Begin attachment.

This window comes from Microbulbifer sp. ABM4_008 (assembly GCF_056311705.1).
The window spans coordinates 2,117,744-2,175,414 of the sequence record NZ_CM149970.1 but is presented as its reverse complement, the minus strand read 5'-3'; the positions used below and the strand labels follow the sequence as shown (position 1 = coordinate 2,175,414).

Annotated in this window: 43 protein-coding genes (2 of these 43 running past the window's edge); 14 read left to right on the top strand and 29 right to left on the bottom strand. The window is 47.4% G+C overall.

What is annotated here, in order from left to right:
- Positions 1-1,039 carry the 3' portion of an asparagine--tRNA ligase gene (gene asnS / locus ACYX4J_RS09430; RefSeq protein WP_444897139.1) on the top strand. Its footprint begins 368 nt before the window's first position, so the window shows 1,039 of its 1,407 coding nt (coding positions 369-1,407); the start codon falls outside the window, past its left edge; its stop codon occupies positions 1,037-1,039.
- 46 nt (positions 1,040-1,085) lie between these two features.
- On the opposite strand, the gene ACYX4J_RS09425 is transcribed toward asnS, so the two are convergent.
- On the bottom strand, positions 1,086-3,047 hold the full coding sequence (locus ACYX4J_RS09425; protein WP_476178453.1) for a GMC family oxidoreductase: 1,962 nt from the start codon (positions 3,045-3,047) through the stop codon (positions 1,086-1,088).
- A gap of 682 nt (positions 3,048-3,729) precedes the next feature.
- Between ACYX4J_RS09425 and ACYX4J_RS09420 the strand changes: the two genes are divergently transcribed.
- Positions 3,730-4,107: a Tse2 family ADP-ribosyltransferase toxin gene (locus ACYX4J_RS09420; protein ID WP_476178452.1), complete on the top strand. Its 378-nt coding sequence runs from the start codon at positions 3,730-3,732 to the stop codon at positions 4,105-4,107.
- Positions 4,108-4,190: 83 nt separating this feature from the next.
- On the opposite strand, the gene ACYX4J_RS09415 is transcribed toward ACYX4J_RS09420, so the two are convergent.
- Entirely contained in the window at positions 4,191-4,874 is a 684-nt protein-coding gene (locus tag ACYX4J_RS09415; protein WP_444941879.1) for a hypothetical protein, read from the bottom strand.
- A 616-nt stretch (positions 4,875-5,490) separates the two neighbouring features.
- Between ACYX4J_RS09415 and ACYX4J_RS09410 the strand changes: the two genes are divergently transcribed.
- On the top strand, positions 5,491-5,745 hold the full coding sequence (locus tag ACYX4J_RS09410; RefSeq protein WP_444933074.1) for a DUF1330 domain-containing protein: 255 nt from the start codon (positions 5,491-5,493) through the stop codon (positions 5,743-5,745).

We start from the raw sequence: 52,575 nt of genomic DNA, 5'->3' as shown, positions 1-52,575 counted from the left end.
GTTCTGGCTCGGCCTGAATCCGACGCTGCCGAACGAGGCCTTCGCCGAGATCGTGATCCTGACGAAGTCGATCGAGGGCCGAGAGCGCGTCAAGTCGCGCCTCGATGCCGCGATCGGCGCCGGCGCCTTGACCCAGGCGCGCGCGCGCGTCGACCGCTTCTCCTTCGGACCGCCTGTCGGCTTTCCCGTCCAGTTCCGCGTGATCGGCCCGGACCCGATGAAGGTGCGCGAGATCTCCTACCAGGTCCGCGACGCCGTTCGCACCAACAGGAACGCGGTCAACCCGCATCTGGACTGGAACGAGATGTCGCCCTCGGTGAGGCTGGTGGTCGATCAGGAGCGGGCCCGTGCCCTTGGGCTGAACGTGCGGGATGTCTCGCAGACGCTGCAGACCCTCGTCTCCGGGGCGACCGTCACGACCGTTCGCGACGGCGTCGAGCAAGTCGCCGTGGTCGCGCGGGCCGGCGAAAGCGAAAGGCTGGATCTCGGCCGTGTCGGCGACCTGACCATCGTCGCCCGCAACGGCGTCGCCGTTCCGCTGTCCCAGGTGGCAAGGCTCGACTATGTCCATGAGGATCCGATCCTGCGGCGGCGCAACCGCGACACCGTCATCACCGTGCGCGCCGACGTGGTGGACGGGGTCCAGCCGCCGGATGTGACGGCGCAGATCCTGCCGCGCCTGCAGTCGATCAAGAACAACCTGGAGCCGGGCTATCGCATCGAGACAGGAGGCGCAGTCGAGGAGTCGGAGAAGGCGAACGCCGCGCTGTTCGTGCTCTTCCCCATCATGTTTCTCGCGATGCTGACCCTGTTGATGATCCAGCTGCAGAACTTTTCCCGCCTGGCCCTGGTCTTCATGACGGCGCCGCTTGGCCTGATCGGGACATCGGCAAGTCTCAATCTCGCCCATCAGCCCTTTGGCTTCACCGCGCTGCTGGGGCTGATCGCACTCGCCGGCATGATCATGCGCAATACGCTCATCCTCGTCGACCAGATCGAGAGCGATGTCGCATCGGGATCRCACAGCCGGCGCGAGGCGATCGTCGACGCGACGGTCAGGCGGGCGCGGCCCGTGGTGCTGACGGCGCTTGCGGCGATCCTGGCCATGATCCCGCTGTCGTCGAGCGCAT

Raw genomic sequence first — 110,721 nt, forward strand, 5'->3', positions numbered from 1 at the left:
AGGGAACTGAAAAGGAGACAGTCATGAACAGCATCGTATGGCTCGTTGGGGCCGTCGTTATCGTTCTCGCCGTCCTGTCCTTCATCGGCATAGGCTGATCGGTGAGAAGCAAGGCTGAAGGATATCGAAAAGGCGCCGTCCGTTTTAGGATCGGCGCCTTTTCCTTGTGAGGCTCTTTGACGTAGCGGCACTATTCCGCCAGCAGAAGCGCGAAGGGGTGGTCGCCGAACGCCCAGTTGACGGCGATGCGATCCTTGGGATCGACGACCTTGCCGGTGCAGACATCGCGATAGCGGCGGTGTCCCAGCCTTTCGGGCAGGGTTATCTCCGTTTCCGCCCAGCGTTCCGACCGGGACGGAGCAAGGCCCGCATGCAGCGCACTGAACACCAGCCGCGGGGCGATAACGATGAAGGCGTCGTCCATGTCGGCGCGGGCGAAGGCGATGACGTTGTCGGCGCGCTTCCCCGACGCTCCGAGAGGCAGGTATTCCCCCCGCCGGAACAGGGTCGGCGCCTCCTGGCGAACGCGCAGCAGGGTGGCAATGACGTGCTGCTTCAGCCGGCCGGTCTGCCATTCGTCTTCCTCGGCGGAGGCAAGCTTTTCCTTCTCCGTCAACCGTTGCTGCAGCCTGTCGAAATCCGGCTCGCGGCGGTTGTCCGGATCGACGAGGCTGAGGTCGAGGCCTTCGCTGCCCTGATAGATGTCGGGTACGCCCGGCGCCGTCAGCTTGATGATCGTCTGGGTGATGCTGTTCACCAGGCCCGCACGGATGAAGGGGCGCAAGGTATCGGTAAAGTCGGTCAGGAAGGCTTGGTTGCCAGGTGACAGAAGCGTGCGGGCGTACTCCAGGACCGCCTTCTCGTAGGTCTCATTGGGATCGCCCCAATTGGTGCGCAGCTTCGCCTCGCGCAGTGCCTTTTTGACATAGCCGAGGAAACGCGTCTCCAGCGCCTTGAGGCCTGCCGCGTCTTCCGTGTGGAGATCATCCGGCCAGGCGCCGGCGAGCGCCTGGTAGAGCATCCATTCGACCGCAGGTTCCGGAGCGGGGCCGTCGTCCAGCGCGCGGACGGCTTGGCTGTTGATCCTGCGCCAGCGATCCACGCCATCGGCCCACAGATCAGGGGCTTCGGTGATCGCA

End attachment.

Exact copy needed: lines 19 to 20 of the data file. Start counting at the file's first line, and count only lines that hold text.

GTTCTGGCTCGGCCTGAATCCGACGCTGCCGAACGAGGCCTTCGCCGAGATCGTGATCCTGACGAAGTCGATCGAGGGCCGAGAGCGCGTCAAGTCGCGCCTCGATGCCGCGATCGGCGCCGGCGCCTTGACCCAGGCGCGCGCGCGCGTCGACCGCTTCTCCTTCGGACCGCCTGTCGGCTTTCCCGTCCAGTTCCGCGTGATCGGCCCGGACCCGATGAAGGTGCGCGAGATCTCCTACCAGGTCCGCGACGCCGTTCGCACCAACAGGAACGCGGTCAACCCGCATCTGGACTGGAACGAGATGTCGCCCTCGGTGAGGCTGGTGGTCGATCAGGAGCGGGCCCGTGCCCTTGGGCTGAACGTGCGGGATGTCTCGCAGACGCTGCAGACCCTCGTCTCCGGGGCGACCGTCACGACCGTTCGCGACGGCGTCGAGCAAGTCGCCGTGGTCGCGCGGGCCGGCGAAAGCGAAAGGCTGGATCTCGGCCGTGTCGGCGACCTGACCATCGTCGCCCGCAACGGCGTCGCCGTTCCGCTGTCCCAGGTGGCAAGGCTCGACTATGTCCATGAGGATCCGATCCTGCGGCGGCGCAACCGCGACACCGTCATCACCGTGCGCGCCGACGTGGTGGACGGGGTCCAGCCGCCGGATGTGACGGCGCAGATCCTGCCGCGCCTGCAGTCGATCAAGAACAACCTGGAGCCGGGCTATCGCATCGAGACAGGAGGCGCAGTCGAGGAGTCGGAGAAGGCGAACGCCGCGCTGTTCGTGCTCTTCCCCATCATGTTTCTCGCGATGCTGACCCTGTTGATGATCCAGCTGCAGAACTTTTCCCGCCTGGCCCTGGTCTTCATGACGGCGCCGCTTGGCCTGATCGGGACATCGGCAAGTCTCAATCTCGCCCATCAGCCCTTTGGCTTCACCGCGCTGCTGGGGCTGATCGCACTCGCCGGCATGATCATGCGCAATACGCTCATCCTCGTCGACCAGATCGAGAGCGATGTCGCATCGGGATCRCACAGCCGGCGCGAGGCGATCGTCGACGCGACGGTCAGGCGGGCGCGGCCCGTGGTGCTGACGGCGCTTGCGGCGATCCTGGCCATGATCCCGCTGTCGTCGAGCGCAT

Raw genomic sequence first — 110,721 nt, forward strand, 5'->3', positions numbered from 1 at the left: